Kenyan scientist Jim Nyamu marched at Salisbury University’s campus on Sept. 27 amid his 560-mile journey to bring attention to elephant poaching in Kenya. SU faculty and students supported the movement following his footsteps and waving the Kenyan flag.
The U.S. is the second largest consumer of ivory after China, said freelance writer and supporter of the March for Elephants campaign, Jen Samuel.
“The whole purpose of the march is not only to raise awareness that elephants are facing extinction because of illegal ivory poaching,” she said. “We also want to encourage our government to step up and encourage for a global ban of ivory that happened in 1989 to resume.”
October is the international Elephant Awareness Month. Nyamu’s campaign will end on Oct. 4 in Lafayette Park, Washington, D.C. after starting his march in the U.S. on Sept. 4 from Capecod, Mass.
Nyamu began his 560-mile walk in Kenya and the week after he began, 69 elephants were poached for their ivory tusks wiping out the entire water hole, Michelle Malinger said, an SU student and supporter.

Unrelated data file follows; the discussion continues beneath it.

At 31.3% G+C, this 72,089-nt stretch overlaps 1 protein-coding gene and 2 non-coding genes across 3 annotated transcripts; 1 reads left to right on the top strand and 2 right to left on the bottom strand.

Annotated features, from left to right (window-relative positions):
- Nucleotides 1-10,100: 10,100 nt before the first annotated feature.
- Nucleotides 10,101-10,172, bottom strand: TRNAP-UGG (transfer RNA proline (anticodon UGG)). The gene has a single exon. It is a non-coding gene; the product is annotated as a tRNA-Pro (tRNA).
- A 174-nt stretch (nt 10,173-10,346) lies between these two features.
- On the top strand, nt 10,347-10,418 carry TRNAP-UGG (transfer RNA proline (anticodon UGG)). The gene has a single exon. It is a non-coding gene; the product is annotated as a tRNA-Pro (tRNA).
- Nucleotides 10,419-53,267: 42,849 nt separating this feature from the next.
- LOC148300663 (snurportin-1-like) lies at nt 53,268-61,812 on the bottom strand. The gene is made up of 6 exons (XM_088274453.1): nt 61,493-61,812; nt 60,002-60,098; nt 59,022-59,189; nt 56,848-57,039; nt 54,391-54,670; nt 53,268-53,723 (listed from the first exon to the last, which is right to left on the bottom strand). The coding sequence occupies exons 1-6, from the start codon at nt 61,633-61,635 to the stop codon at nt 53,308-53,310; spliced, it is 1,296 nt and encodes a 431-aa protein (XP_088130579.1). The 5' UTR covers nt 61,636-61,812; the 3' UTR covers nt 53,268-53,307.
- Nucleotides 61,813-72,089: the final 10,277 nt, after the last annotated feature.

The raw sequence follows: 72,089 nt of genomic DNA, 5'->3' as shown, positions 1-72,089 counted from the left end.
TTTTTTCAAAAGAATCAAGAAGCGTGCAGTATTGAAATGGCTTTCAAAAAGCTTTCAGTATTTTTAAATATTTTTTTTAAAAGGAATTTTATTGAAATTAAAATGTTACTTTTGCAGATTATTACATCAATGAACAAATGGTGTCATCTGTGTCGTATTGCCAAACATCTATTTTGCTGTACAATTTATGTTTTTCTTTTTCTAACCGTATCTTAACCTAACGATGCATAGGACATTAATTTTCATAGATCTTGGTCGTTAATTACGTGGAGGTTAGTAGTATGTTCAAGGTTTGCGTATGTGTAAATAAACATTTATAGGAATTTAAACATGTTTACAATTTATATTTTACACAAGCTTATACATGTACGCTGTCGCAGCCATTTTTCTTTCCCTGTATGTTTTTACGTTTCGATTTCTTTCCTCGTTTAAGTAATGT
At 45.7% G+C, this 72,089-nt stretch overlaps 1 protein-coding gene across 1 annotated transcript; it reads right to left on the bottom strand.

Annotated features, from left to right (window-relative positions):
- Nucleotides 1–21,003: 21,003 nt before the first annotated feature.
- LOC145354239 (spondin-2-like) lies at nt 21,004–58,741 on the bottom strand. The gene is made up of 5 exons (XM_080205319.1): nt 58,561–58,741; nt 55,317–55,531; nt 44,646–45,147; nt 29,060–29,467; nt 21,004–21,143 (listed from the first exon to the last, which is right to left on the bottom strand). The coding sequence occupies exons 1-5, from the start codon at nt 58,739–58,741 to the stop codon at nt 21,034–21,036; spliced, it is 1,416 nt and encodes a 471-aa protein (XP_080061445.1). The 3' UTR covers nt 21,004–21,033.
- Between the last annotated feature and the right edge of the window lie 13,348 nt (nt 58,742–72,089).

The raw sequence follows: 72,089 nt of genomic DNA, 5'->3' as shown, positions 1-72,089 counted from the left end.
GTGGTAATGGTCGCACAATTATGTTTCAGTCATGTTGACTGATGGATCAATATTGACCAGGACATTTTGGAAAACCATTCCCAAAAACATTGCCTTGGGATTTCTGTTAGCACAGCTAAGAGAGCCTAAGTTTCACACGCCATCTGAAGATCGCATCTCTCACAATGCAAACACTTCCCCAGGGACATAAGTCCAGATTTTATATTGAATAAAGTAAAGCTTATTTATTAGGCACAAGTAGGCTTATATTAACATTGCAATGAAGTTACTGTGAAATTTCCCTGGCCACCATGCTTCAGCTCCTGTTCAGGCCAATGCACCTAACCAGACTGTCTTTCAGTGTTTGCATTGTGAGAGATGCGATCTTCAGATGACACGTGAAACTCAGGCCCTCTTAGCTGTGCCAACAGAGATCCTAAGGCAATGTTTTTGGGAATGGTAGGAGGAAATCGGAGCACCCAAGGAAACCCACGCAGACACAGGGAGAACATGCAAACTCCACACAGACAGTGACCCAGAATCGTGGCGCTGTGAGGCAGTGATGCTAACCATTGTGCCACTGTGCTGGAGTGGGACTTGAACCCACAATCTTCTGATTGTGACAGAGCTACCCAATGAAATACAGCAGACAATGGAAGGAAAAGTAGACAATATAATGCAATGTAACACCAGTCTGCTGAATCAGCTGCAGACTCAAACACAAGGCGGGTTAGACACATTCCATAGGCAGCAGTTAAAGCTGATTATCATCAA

“When I finished the first 50 days I had over 5,000 followers including 15 different international organizations,” Nyamu said. “I first felt that I’m not really doing much but at that point I realized there is importance in what I have been doing.”
Samuel hopes that protesting in front of the White House on Oct. 4 will gain bi-partisan support for legislation that will call for immediate freeze on all ivory sales in the US, she said.
SU was chosen as a meeting place for Nyamu and further supporters in order to catch the attention of the younger generation.
“We need to educate our communities, the people who are killing the elephants are young people,” he said.
Nyuma poses with SU supporters on steps of Blackwell Library
The Kenyan scientist thinks the killers of the elephants are detached from the importance of nature and conducting the killings for economic reasons. Samuel wants American children to be affected by the campaign also.
“We want kids in America to learn that “E” is for elephant not extinction when they learn their ABC’s,” she said.
Following his campaign at SU, Nyamu will continue his walk across the Susquehanna River on Sept 28 onward to Baltimore and from there to D.C.
The recent Westgate Mall attack in Kenya has caused international security issues. Action by Kenyan supporters at the October scheduled march is limited for that reason, but Nyamu said he will be representing Kenya for them.
Banner reads “Ivory belongs to elephants”
To join the campaign and learn more information on locations of the march, please visit http://www.marchforelephants.org/ .